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Green architecture – UC Davis Student Community Center

By Damir Beciri
One Comment5 June 2013

uc-davis-student-community-center-1The University of California recently set a minimum requirement that all new buildings meet standards equivalent to LEED Silver certification. New buildings are also required to be at least 20 percent more energy efficient than California code requirements. But the Davis campus has set their bar even higher – new buildings on the campus should be at least 25 percent more energy efficient than California’s energy code requirements.

Designed by BAR Architects of San Francisco, the 4,087 square-meter (44,000 square-foot) building of Student Community Center at the University of California, Davis, managed to surpass the requirements and achieved LEED Platinum certification. MFDB Architects of Sacramento was the architect of record, and it was constructed by Flintco Pacific Construction of Roseville.

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Sited at a significant campus intersection, the project is designed as a two-story building organized around a double-height lobby, study lounge and community “living room”. The three primary student organizations are located on the first floor, each having prominent exterior corner windows that identify the organizations and encourage students to participate in their activities.

The new SCC provides much needed academic support and community space for UC Davis students including activity, administration and support spaces for several student organizations. The building provides late-night study spaces, a media center, multi-purpose and meeting rooms, as well as a cafe.

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“The project met the high standards of the LEED Platinum designation without using rare or complex technologies — just smart, thoughtful design using the best practices of today”, said Clayton Halliday, UC Davis campus architect. “But taken together, they make a big impact on the building’s overall sustainability.”

For example, sustainable design measures have made the building 32 percent more energy-efficient than California building code requirements. More than 96 percent of construction waste was recycled or otherwise diverted from landfills. Large skylights send a flood of natural light into the lobby of the Student Community Center, thus lowering the need for artificial lighting. Operable windows allow natural ventilation.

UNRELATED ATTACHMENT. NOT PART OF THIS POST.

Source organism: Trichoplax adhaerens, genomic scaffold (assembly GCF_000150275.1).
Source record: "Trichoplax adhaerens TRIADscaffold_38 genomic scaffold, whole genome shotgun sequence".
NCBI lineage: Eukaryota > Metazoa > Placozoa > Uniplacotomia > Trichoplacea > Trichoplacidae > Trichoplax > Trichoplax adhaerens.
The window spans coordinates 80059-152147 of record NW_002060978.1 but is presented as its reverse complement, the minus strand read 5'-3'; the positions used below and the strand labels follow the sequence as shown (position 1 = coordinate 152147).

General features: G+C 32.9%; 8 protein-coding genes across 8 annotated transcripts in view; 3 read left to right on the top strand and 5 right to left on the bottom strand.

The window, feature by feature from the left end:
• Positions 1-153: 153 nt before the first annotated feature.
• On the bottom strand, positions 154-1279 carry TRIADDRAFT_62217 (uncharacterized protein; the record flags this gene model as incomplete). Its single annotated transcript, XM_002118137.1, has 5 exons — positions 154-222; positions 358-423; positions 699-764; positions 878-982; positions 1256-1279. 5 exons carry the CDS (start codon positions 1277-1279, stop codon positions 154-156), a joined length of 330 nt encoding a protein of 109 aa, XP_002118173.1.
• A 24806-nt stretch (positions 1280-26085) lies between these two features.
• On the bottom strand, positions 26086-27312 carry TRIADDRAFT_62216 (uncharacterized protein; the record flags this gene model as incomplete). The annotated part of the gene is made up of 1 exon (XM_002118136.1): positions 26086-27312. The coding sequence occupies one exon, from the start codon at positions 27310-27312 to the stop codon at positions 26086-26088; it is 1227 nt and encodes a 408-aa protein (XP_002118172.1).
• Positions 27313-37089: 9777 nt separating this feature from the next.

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Drought-tolerant vegetation is planted in order to lower the water consumption meant for irrigation. The landscaping includes pervious paving and a bioswale to filter storm drainage. Low-flow water fixtures aim to further lower water consumption, and “hydration stations” aim to reduce plastic bottle use.

High-efficiency lighting fixtures, selected with input from the UC Davis California Lighting Technology Center. The fixtures minimize artificial lighting when natural light is sufficient. While solar panels are not installed on the Student Community Center itself, a portion of the renewable energy produced by solar panels at a south campus parking lot is earmarked for the center.

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The center’s CoHo South café composts and recycles its food and food packaging. It is run by the Associated Students, University of California, Davis, which helped to create a composting program for the building.

During construction, students from the campus Waste Reduction and Recycling program developed a job-site composting program that trained construction crews to compost. The builders also donated scrap materials to the university’s student-run Aggie ReUse Store, which sells used and re-purposed goods.

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One comment — Leave your response!

  • Azuna Morioka
     

    It looks light and warm – the right combination for its purpose.

    Well done!

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